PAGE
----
The city of Plovdiv has many attractions within the city, but there are also attractive sights on the outskirts.
The second largest monastery in Bulgaria, Bachkovo Monastery and the Asen Fortress. We went there on a day trip from Plovdiv.
Getting to Bachkovo Monastery
Bachkovo Monastery is located approximately 30 km south of Plovdiv.
Minibuses run from Plovdiv to Bachkovo Monastery. They leave from the South Bus Station (Bus station Rodopi, Plovdiv), located south of Plovdiv town centre, close to the railway station. Take a bus to Smolyan (Смо̀лян) and get off at Bachkovo.
The first service in the morning is at 9am, so we took this. The bus leaves from platform 1. Bus tickets are purchased directly on board the bus by paying cash to the driver. The fare to Bachkovo Monastery was 7 levs per person.
I thought 7 levs per person for a distance of 30 km was a bit expensive, but the ticket was an official-looking ticket with a QR code printed on it. I don’t think it’s a rip-off, but my suspicions remain…
Visiting the Bachkovo Monastery
Anyway, the minibus left at 9am as scheduled. It took about 30 minutes to reach Bachkovo Monastery and we were able to get off right in front of the approach to the monastery. The approach to the monastery was lively, with souvenir shops and cafés lining the street. It was just Sunday morning, so these would be even busier. Many worshippers were already walking towards the monastery.
After walking up a gentle slope, a large parking lot and the gate of the monastery came into view. It appeared that Sunday Mass was being held and Mass in the main hall was being broadcast outside through loudspeakers.
About Bachkovo Monastery “Uspenie Bogorodichno”
It was built in 1083 as a predominantly Georgian Orthodox monastery, it is characterised by its unique blend of Byzantine, Georgian and Bulgarian cultures. It was destroyed during the Turkish invasion, but was restored at the end of the 15th century.
One of the oldest parts of the monastery is the ossuary, which is located 300 m from the main monastery building.
The fresco paintings on the outer walls of the refectory, known as the ‘panoramic’ murals, vividly depict the history of the abbey.
Hitchhiking to Asen Fortress
After visiting the Bachkovo Monastery, the next stop was the Asen Fortress. Asen Fortress is located on the way from Bachkovo to Plovdiv, and it is approximately 10 km from Bachkovo Monastery to Asen Fortress.
It is a bit of a walk, but buses are not that frequent. The quickest way to get there is to hitchhike, so we hitchhiked near the bus stop in front of Bachkovo Monastery.
After a while, a Toyota stopped for us. A kind Bulgarian driver gave us a lift to the junction to Asen Fortress.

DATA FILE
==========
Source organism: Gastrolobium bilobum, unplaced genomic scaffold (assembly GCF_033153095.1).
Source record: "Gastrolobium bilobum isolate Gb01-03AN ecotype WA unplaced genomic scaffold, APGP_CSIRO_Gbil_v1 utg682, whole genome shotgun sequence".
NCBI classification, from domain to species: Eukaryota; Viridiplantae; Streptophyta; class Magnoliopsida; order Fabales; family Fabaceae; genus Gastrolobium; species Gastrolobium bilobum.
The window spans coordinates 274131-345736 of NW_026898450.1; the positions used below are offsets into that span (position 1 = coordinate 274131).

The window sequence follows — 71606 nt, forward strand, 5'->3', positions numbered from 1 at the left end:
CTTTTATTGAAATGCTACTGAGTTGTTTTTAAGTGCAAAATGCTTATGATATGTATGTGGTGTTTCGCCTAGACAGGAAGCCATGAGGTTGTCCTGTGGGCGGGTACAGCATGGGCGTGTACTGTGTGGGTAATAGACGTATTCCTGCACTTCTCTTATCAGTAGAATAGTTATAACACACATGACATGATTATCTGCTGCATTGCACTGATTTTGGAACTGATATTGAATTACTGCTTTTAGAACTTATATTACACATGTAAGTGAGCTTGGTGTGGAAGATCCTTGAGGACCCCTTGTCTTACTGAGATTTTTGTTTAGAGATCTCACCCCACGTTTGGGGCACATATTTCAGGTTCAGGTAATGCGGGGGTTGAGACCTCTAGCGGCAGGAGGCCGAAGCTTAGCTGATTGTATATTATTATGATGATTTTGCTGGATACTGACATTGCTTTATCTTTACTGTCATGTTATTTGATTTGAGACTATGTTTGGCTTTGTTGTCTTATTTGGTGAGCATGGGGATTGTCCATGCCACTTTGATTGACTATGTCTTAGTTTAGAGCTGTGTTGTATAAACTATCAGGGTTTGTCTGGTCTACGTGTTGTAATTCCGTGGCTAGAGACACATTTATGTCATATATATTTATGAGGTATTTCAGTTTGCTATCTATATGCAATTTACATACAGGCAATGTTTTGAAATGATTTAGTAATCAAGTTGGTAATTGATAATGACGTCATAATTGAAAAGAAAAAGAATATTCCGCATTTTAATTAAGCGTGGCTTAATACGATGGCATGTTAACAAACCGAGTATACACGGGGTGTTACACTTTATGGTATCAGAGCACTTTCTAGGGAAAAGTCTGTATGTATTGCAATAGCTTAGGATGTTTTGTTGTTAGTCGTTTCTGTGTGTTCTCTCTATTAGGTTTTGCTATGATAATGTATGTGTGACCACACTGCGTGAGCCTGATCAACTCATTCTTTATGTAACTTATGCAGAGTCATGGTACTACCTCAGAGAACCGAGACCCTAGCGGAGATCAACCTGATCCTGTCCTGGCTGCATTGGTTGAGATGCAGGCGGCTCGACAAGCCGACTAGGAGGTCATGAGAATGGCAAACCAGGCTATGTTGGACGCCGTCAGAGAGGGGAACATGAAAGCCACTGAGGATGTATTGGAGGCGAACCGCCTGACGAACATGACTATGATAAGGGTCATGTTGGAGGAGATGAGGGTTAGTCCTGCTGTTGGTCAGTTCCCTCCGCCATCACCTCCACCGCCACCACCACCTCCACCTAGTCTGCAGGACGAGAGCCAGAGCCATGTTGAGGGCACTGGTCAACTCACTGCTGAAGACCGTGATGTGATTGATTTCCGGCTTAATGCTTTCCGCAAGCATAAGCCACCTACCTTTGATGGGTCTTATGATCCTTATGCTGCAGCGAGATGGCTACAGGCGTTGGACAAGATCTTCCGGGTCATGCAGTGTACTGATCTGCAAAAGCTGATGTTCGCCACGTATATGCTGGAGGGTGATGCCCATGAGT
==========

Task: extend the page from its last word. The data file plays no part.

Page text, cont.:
Visiting of Asen’s Fortress (Асенова крепост)
A large sign saying ‘2km to Asen’s Fortress’ marks the entrance to the access road to Asen’s Fortress. The distance is 2 km from here, but it is uphill, so it will take some time. The road is nicely paved and the gradient was not very steep. However, it gets hot during the day in summer, so it is better to go up in the morning if possible. You can also drive up to the top.
On the way up the winding slope, the fortress gradually became more and more clearly visible.
There is a ticket office next to the entrance to Asen Fortress at the top. The entrance fee to Asen Fortress is 4 Lev per person.
However, according to previous reviews, we did not enter, as there was nothing much to see inside and the view of the fortress from the outside is more spectacular.
There was a path opposite the Asen Fortress, which was marked ‘Chapel’, so we decided to visit that side of the fortress.
The path to the chapel is downhill and only accessible to pedestrians. You have to go down more stairs to reach the chapel, but the chapel is also dreary… It’s nothing special, but it’s free, so I won’t complain. We went back the way we came.
About Asen’s Fortress (Асенова крепост)
Asen’s Fortress is situated 279 m above sea level and the area was already settled in Roman and early Byzantine times. The importance of Asen Fortress increased in the Middle Ages and it was extensively renovated in the 13th century. The surviving outer walls are 3 m high, but it is known that they were originally 9-12 m high.
How to return from Asen to Plovdiv
After visiting Asen Fortress we returned to the city of Plovdiv which is about 20 km. Ideally we would have liked to hitchhike from the entrance to Asen Fortress to Plovdiv, but this time there were no cars willing to stop for us. We wanted to buy drinking water, so we decided to walk to the nearby town anyway.
The nearest town is Asenovgrad, which is about 2 km away, so it was not too painful. After buying drinking water in the town, we decided to walk to the railway station, as there should be a train to Plovdiv. However, there was a bus station in front of the railway station and a minibus had just stopped there. The minibus left within five minutes. The bus fare to Plovdiv was 2 levs per person and after about 20 minutes we arrived at Plovdiv’s Yug bus station (diagonally opposite Plovdiv train station).